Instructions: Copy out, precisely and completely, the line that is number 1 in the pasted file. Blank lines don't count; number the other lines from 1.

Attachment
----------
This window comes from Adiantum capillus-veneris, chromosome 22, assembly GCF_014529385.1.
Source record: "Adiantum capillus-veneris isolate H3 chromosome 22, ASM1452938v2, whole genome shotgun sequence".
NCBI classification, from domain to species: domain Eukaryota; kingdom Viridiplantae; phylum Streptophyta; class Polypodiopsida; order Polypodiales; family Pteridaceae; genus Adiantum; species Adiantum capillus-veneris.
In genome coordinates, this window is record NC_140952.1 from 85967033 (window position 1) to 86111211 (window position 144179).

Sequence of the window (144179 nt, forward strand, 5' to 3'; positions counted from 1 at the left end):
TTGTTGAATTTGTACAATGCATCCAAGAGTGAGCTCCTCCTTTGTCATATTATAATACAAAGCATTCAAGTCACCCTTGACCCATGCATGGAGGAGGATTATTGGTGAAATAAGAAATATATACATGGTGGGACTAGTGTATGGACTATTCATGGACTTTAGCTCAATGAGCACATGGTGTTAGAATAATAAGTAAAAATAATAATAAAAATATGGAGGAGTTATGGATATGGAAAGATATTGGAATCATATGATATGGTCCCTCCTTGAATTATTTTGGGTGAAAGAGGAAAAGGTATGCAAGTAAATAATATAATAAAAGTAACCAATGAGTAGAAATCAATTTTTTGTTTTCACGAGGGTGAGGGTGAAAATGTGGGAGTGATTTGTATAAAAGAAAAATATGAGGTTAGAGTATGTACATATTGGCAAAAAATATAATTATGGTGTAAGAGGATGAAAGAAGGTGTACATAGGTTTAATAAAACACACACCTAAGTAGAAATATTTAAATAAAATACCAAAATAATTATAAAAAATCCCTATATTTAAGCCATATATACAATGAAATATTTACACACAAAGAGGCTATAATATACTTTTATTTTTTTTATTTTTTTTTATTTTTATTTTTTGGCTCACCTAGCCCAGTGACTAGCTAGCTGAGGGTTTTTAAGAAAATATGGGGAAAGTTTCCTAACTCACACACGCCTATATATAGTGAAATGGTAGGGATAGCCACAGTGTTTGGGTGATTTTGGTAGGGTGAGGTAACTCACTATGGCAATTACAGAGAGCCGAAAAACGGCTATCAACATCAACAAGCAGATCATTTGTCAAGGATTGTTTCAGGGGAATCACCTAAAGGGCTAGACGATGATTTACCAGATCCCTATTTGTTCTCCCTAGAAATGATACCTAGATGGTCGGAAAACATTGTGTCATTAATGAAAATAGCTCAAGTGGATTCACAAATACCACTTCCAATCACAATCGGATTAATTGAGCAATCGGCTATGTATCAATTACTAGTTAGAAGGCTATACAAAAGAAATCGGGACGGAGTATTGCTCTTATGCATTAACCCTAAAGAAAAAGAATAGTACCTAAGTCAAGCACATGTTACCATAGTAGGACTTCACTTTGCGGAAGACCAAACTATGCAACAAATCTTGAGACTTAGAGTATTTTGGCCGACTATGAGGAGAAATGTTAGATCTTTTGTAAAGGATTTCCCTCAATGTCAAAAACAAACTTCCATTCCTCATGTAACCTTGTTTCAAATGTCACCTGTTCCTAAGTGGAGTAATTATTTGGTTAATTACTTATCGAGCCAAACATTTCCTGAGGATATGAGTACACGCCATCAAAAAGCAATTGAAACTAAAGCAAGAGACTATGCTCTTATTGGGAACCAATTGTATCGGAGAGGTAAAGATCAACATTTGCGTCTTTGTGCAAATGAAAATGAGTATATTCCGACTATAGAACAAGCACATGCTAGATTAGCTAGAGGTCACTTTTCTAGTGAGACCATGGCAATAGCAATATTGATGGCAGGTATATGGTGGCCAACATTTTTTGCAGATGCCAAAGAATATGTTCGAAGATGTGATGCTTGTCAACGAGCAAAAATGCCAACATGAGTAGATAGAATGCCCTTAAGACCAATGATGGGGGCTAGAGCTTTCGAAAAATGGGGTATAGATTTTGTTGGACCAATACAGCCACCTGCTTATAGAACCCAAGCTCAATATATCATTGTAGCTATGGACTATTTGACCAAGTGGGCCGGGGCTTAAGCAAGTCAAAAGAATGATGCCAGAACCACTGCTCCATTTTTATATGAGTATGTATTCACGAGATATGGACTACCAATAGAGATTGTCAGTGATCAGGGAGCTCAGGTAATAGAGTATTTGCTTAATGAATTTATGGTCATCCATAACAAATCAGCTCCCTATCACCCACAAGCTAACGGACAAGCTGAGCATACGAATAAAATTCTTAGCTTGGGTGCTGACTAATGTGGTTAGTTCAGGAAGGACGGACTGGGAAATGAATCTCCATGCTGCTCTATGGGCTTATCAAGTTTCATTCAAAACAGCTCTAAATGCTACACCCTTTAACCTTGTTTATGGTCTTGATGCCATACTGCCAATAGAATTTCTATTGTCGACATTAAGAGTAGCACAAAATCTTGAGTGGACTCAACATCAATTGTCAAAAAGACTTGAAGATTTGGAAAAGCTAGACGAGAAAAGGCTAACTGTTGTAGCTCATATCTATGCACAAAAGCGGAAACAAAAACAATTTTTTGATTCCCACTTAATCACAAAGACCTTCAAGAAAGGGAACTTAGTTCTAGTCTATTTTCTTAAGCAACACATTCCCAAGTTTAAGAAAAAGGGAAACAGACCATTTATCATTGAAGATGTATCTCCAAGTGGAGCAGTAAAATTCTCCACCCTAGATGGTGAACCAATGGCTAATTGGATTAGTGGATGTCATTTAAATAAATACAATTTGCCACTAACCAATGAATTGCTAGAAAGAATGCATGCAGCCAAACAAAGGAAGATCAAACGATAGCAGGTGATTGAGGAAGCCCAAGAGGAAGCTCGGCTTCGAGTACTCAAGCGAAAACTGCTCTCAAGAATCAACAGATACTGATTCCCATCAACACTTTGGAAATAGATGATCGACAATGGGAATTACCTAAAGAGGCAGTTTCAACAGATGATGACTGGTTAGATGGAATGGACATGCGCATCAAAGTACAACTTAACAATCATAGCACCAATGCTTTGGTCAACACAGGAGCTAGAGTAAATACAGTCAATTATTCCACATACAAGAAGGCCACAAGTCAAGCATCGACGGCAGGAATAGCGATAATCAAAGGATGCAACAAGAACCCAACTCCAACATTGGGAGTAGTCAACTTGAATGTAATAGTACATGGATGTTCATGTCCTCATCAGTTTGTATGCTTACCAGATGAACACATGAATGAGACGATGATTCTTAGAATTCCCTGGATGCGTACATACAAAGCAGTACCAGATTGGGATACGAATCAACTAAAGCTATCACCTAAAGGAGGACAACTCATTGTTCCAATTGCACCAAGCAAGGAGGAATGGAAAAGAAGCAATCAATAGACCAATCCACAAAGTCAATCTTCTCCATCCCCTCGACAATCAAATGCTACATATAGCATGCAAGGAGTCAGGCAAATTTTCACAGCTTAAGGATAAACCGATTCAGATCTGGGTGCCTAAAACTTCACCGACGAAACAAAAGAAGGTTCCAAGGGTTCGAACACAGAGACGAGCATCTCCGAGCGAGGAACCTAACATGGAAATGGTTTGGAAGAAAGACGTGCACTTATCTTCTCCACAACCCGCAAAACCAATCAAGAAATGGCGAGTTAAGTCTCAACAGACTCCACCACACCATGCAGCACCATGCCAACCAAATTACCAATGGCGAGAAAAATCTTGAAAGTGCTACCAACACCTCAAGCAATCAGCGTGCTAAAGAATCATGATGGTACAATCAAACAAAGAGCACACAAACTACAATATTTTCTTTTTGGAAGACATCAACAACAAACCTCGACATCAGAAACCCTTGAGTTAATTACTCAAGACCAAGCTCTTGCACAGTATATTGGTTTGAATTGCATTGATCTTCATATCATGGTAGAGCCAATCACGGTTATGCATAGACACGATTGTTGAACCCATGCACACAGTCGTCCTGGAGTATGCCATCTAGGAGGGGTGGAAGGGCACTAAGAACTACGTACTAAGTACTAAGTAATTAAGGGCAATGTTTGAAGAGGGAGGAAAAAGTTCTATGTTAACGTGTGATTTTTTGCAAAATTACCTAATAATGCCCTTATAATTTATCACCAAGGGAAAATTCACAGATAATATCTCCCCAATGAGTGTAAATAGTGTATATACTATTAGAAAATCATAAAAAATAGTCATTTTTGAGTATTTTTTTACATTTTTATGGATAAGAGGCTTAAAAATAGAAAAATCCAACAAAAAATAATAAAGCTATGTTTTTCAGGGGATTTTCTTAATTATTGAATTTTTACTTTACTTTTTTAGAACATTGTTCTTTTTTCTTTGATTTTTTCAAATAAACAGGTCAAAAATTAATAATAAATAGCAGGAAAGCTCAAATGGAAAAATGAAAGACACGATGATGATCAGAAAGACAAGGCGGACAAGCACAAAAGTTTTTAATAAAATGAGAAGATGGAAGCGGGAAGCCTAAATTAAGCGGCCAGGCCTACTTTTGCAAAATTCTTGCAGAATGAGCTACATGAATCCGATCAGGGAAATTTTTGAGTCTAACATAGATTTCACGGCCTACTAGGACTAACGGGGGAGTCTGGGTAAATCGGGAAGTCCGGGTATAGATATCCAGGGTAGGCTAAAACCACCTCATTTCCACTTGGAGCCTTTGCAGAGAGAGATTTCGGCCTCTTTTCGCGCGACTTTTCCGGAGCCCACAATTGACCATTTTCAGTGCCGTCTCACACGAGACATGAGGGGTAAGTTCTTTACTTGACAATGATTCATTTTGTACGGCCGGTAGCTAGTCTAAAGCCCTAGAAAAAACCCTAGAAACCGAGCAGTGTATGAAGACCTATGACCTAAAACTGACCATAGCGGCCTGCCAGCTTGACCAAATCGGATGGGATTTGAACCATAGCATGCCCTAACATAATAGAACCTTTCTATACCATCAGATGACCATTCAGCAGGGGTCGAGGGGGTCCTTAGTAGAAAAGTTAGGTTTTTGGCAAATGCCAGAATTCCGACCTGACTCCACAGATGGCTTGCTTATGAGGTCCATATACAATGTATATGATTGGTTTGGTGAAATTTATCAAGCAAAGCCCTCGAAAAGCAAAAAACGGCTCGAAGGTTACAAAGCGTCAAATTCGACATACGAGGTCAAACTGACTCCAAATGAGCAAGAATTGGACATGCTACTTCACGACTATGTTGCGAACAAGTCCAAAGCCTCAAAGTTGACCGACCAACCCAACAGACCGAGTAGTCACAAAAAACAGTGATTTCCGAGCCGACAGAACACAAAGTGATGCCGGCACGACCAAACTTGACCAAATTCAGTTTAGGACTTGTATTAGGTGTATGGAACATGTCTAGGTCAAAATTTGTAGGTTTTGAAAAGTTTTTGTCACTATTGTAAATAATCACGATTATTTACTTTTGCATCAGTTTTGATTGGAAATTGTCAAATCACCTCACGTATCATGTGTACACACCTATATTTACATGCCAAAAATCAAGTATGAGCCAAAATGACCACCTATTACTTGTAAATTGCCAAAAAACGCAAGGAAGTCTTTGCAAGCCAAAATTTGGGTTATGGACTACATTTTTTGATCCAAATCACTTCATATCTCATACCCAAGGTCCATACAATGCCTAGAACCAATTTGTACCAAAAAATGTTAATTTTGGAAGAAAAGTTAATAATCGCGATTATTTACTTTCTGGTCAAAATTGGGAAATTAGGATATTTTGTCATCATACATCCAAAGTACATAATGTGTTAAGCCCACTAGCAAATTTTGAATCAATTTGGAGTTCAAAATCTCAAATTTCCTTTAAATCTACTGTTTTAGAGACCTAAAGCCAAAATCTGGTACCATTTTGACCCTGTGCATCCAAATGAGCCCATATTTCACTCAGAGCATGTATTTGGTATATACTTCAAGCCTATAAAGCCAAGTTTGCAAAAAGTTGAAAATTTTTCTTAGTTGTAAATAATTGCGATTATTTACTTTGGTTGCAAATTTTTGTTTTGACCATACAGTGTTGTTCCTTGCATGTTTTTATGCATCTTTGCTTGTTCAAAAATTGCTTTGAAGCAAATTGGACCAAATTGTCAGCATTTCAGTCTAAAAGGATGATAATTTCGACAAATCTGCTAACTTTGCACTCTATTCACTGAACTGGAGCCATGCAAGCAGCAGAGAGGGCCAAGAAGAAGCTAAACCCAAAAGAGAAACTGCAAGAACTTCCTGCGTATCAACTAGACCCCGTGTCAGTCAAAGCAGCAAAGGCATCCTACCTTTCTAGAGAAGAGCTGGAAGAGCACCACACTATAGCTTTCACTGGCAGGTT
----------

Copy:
This window comes from Adiantum capillus-veneris, chromosome 22, assembly GCF_014529385.1.